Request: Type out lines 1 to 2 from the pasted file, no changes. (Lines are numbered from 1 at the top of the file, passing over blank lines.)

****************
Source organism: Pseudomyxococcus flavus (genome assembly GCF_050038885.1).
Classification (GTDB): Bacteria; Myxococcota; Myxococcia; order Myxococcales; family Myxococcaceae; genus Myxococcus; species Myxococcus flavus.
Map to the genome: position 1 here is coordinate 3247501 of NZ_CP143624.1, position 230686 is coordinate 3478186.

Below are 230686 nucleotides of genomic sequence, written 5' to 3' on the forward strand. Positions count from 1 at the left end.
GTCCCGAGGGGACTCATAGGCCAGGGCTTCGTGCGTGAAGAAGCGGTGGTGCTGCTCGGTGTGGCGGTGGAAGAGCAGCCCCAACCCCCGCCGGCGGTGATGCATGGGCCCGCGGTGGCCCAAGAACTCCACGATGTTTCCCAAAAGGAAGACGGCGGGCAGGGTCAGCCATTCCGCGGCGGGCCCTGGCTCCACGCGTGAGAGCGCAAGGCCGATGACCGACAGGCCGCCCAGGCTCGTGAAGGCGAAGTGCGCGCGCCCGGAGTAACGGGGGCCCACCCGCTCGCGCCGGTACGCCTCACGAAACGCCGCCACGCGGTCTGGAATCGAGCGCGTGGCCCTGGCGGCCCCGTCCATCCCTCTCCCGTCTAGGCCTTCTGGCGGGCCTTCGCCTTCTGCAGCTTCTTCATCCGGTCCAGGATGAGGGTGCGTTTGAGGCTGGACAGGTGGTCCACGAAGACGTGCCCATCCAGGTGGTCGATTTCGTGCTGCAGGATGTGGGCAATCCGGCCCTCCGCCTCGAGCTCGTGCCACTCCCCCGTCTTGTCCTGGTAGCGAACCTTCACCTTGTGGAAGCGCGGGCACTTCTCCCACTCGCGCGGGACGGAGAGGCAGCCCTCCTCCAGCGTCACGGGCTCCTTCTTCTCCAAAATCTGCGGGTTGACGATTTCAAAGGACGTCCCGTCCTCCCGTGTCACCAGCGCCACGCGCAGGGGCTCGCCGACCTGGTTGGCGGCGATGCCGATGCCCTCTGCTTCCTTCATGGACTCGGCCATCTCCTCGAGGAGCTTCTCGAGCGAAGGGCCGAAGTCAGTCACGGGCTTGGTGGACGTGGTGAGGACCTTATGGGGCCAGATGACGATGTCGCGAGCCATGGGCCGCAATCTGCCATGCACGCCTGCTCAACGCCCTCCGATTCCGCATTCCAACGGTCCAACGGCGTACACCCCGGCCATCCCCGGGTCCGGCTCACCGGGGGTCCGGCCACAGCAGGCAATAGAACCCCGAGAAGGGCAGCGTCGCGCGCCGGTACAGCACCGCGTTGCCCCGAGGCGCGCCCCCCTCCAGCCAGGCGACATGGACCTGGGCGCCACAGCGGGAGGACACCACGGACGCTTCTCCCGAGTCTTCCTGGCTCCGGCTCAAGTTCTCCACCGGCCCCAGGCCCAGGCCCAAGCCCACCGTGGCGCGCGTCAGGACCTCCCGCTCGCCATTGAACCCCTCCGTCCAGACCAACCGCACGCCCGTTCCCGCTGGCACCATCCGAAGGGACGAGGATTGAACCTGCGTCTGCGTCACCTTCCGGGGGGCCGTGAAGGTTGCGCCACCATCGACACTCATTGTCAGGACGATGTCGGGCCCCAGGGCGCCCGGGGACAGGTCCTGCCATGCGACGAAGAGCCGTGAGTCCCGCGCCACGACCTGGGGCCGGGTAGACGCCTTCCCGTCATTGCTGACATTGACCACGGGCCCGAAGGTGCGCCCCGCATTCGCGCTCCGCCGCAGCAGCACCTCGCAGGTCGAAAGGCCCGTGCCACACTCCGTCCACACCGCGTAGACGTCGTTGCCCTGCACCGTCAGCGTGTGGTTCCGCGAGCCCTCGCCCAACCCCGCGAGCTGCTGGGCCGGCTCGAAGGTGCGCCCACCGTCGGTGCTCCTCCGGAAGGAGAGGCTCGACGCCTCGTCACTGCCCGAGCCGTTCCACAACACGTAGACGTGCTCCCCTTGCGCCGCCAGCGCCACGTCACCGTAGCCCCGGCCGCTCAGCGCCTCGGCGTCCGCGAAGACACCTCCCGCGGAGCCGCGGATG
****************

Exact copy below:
Source organism: Pseudomyxococcus flavus (genome assembly GCF_050038885.1).
Classification (GTDB): Bacteria; Myxococcota; Myxococcia; order Myxococcales; family Myxococcaceae; genus Myxococcus; species Myxococcus flavus.